Saturday, March 03, 2007
LANL's Path Forward ... (?)
LANL can survive if …
As a practical matter, LANL can survive and even prosper in the future, but not if it keeps depending on UC or the DoE for its direction. Neither of these bureaucracies have the incentive, the foresight, or the ability to fix the problems at LANL. LANL’s two key problems are:
1. It no longer has a mission that Congress and the nation recognizes as critically important. Stockpile stewardship isn’t such a mission, nor frankly was RRW. There is no shortage of critical national problems the lab could take on – global warming problems, developing better energy sources, pandemic control, infrastructure protection, etc. etc. But to survive, LANL has to take on one or two of these issues full bore – not spread itself around in lots of lightly-funded and thinly staffed boutique operations as it does now – and become recognized worldwide as THE place at the forefront of solving the issue. That will mean some painful triage choices, and some people will lose their turf, but LANL’s survival depends on getting focused, and being SEEN to be focused, on one or two problems the nation recognizes as critically important.
1. LANL has no idea how to market itself, and good marketing to Congress and the public is key both to maintaining the lab’s funding and to attracting the bright young talent that is its future lifeblood. Lockheed Martin would not have been a perfect partner, but at least they understand marketing and are good at it, as Sandia can attest. Since LANL didn’t get Lockheed Martin as a partner, it’s going to have to learn how to market itself on its own. But that is not impossible. LANL is full of smart people who can surely, with the help of books, the internet and consultants, teach themselves how to market their efforts effectively. They just have to decide it is important, which it is.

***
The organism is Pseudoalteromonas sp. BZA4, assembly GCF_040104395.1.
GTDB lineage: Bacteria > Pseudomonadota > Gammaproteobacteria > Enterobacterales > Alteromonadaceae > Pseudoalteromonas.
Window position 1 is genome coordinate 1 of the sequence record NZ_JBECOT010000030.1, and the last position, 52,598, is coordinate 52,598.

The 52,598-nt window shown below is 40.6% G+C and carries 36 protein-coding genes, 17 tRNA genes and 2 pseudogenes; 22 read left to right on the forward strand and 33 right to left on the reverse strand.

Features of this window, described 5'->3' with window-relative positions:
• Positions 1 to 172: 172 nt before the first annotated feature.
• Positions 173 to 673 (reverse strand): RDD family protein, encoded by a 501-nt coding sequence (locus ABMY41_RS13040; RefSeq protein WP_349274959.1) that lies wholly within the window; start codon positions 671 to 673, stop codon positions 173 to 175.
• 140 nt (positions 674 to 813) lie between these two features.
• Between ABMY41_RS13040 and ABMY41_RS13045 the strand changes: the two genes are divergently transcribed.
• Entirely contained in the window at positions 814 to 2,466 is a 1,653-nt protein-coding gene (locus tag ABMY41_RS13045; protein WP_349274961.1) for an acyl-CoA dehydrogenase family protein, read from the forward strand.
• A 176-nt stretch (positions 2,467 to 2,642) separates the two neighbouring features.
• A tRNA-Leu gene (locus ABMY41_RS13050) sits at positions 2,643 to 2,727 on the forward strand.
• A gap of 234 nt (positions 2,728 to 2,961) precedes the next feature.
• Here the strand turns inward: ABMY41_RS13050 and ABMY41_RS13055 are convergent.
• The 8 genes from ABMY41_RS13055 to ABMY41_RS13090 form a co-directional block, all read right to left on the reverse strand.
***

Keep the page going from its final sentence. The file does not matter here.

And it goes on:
Some will grumble that these changes are impossible with the present LANL management. Well, if you think it is impossible, then by definition it is. On the other hand, lots of other organizations have been revitalized from the bottom up by the workers taking matters into their own hands. Management doesn’t want failure any more than the workers do, so if offered some good, practical ideas – if sold some good practical ideas (marketing again) – they will probably be receptive.
But more than anything else, LANL’s survival depends upon LANL staff deciding to take charge and change things, rather than just whining that UC/DoE aren’t doing it for them.
P.S. (added later) As for your observation about others sending thoughtful notes to management - persistence and marketing matter. In my experience, senior managers are usually up to their armpits in alligators, and like an Army mule, you have to get their attention first. Personal visits do better then emails, deputations and groups do better than a single person walking in, and practical ideas get a better hearing than just a suggestion that we ought to do something about this.... In general, someone has to drive the log, and in this case I suspect you can't depend on senior management to do that, so it has to be one or more worker bees, looking for allies, generating practical ideas of what the lab could do and how to get it funded and who to sell it to, and then doing the selling.
Nuclear arms program slammed, despite focus on safety, reliability
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At a glance
By H. JOSEF HEBERT
THE ASSOCIATED PRESS
Last Updated: March 3, 2007, 05:21:35 AM PST
WASHINGTON — The Bush administration took a major step Friday toward building a new generation of nuclear warheads, selecting a design that is being touted as safer, more secure and more easily maintained than today's arsenal.
A team of scientists from Lawrence Livermore and Sandia National Laboratories will proceed with the weapons design with an anticipation that the first warheads may be ready by 2012 as a replacement for Trident missiles on submarines.
The weapons program, which has received cautious support from Congress, was criticized by some nuclear nonproliferation groups as evidence the government wants to expand nuclear weapons production, not move toward eliminating the stockpile.
Critics also maintain that it sends the wrong signal around the world by pushing a new warhead, although characterized as a replacement for existing ones, when the United States is trying to curtail nuclear weapons development in North Korea and Iran.
Some lawmakers agreed.
"The minute you begin to put more sophisticated warheads on the existing fleet, you are essentially creating a new nuclear weapon.